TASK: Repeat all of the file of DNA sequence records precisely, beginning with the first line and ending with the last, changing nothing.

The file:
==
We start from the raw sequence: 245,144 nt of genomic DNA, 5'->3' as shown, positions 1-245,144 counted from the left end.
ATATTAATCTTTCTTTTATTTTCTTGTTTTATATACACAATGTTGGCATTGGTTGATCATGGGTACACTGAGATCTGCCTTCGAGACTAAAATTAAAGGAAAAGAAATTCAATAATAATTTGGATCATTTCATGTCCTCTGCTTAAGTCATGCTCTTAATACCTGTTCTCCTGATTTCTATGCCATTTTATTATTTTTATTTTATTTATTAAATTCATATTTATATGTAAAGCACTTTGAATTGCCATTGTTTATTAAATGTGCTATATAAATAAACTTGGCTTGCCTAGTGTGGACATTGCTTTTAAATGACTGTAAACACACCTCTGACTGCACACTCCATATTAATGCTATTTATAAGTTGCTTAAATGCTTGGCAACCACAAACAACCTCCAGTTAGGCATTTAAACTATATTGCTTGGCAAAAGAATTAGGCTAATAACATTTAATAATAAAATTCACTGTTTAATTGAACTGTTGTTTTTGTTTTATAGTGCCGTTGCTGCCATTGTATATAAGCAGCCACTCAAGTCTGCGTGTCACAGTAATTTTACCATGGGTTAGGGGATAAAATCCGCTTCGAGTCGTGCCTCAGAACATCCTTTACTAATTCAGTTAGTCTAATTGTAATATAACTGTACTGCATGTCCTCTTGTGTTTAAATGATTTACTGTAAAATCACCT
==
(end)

We start from the raw sequence: 245,144 nt of genomic DNA, 5'->3' as shown, positions 1-245,144 counted from the left end.
ATATTAATCTTTCTTTTATTTTCTTGTTTTATATACACAATGTTGGCATTGGTTGATCATGGGTACACTGAGATCTGCCTTCGAGACTAAAATTAAAGGAAAAGAAATTCAATAATAATTTGGATCATTTCATGTCCTCTGCTTAAGTCATGCTCTTAATACCTGTTCTCCTGATTTCTATGCCATTTTATTATTTTTATTTTATTTATTAAATTCATATTTATATGTAAAGCACTTTGAATTGCCATTGTTTATTAAATGTGCTATATAAATAAACTTGGCTTGCCTAGTGTGGACATTGCTTTTAAATGACTGTAAACACACCTCTGACTGCACACTCCATATTAATGCTATTTATAAGTTGCTTAAATGCTTGGCAACCACAAACAACCTCCAGTTAGGCATTTAAACTATATTGCTTGGCAAAAGAATTAGGCTAATAACATTTAATAATAAAATTCACTGTTTAATTGAACTGTTGTTTTTGTTTTATAGTGCCGTTGCTGCCATTGTATATAAGCAGCCACTCAAGTCTGCGTGTCACAGTAATTTTACCATGGGTTAGGGGATAAAATCCGCTTCGAGTCGTGCCTCAGAACATCCTTTACTAATTCAGTTAGTCTAATTGTAATATAACTGTACTGCATGTCCTCTTGTGTTTAAATGATTTACTGTAAAATCACCT